In the New York of the early 90s, I lost many of my friends to AIDS. I cooked and cared for one of them during the last six months of his life. It was an incredible experience that I am grateful for. It taught me two things: the value of service, and not to be afraid of dying. It also became the spark for my career switch later in life. As I wrote this article, I realized that I have in fact been reinventing myself my whole life. For many of you who are facing a need to find work again later in life, I hope you find inspiration in my story.
I am Ann Ogden Gaffney: a two-time cancer survivor, cook and lover of life.
My Career Beginnings
I started out as an artist, a painter, who became a knitwear designer, which morphed into a 30-year career in fashion. Fashion took me to Paris, where I lived for 12 years. Then I worked in New York as a high-end design consultant for industry giants like Calvin Klein, Saks and Barneys.
My fashion career allowed me to indulge in two personal passions: travel and food. I first traveled abroad at age 8 and began cooking at 12, learning Italian specialties from my Mom and sturdy British classics from my Dad. Moving to Paris was a revelation. My job took me all over France, Italy and the Far East, joyously sampling the local cuisine wherever I went. I not only ate in amazing restaurants, but I also ate in the homes of the families I worked with, experiencing the flavors of real home cooking first hand. I started to cook in earnest at home in Paris, pulling all the techniques and flavors I had come across into my own cooking, which helped me feel less homesick when the next phase of my life took me to live in New York. It brought me there at a difficult time.
Embracing the Unexpected
I received two cancer diagnoses in a row. The first, in 2001 was kidney cancer. I had surgery to remove a kidney and no further treatment bar CAT scans. I was lucky. Life went pretty much went back to normal. Not so with my second diagnosis three and a half years later, an unrelated breast cancer that required surgery, chemo and radiation. From my experience caring for my dying friend, I had the two tools to help me stay strong. I decided to take a hiatus from work to get through my treatment. This decision changed my life.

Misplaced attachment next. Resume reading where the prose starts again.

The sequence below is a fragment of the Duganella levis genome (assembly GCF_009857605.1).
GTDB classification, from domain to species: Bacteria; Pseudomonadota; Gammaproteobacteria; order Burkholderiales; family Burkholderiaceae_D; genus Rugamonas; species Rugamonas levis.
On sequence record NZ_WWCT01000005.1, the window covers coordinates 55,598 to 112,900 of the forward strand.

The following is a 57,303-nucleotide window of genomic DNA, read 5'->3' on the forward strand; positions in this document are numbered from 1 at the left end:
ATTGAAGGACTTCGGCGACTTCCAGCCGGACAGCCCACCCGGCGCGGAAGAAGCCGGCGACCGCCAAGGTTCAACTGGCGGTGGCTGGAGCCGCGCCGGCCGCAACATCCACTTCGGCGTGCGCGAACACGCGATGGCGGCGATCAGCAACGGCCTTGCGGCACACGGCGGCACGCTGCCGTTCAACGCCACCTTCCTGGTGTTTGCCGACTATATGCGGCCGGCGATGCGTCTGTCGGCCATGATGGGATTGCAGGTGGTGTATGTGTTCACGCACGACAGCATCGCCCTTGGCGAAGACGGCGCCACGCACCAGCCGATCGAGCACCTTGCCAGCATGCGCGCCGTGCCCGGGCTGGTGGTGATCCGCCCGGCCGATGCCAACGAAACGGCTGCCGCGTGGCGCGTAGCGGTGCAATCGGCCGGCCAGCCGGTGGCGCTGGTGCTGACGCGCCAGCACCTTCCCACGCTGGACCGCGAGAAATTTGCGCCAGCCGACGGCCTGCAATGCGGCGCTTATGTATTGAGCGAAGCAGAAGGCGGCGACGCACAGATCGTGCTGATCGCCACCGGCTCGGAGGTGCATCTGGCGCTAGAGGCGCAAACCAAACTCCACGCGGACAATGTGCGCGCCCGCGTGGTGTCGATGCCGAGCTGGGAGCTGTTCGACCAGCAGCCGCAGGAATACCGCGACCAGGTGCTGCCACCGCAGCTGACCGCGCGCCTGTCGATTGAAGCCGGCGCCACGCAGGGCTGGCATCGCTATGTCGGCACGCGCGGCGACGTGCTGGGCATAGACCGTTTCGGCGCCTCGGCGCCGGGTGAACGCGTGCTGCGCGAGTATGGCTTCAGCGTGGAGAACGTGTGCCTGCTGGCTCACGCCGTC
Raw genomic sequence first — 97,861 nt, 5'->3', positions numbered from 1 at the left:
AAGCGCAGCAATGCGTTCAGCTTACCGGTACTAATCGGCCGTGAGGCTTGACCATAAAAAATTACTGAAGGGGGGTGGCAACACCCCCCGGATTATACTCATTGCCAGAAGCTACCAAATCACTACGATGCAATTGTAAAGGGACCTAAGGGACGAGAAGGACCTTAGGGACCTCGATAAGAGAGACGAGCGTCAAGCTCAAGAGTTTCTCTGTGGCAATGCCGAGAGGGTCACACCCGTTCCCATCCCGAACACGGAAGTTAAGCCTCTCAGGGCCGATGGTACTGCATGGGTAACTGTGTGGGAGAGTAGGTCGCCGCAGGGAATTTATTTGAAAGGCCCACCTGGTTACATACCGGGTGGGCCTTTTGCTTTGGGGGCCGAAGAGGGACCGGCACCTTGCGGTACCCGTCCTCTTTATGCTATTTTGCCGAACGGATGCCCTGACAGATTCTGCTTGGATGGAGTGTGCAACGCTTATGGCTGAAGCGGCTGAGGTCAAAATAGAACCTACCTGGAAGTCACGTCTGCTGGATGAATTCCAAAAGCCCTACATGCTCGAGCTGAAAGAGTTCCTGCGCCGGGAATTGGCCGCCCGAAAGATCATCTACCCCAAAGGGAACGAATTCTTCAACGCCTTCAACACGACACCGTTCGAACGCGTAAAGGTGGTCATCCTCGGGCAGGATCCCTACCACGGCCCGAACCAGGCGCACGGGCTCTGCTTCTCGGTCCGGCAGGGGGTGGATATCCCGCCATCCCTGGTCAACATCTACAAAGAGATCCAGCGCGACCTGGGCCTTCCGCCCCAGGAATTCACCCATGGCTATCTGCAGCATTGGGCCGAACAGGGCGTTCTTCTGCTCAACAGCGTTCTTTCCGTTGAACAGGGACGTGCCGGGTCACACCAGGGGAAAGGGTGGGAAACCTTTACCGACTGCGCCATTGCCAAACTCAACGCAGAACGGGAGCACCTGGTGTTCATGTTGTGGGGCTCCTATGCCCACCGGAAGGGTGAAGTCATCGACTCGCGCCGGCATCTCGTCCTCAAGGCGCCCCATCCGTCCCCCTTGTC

Stepping back from my career, I began to understand that there was life beyond fashion. My cooking skills had enabled me to cope with side effects in ways my fellow travelers in cancer couldn’t. They didn’t have the knowledge to turn special diets or nutrition recommendations into easy meals as I did. I started to help them with tips, then with recipes.
When my treatment was over, I took a meeting with a fashion client about a project. As he talked, I realized that I could no longer dedicate myself to skirt length trends or finding the right color blue for a shirt. I understood I’d been given a second chance. My heart was with the people in the cancer suite: I made my decision to leave fashion on the spot. In 2007 I decided to found the nonprofit Cook for Your Life.
A clear, well-crafted mission statement was needed to provide a framework for success. I wanted Cook for Your Life to give the cancer community the practical knowledge to use cooking as a tool to help them improve their nutrition during treatment, and to encourage healthy survivorship. And for free. Since I’d suffered from two completely different cancers myself, I wanted our mission to be non-cancer specific, so we could help as many cancer patients as possible. We eventually decided upon; ‘We teach healthy cooking to people touched by cancer”.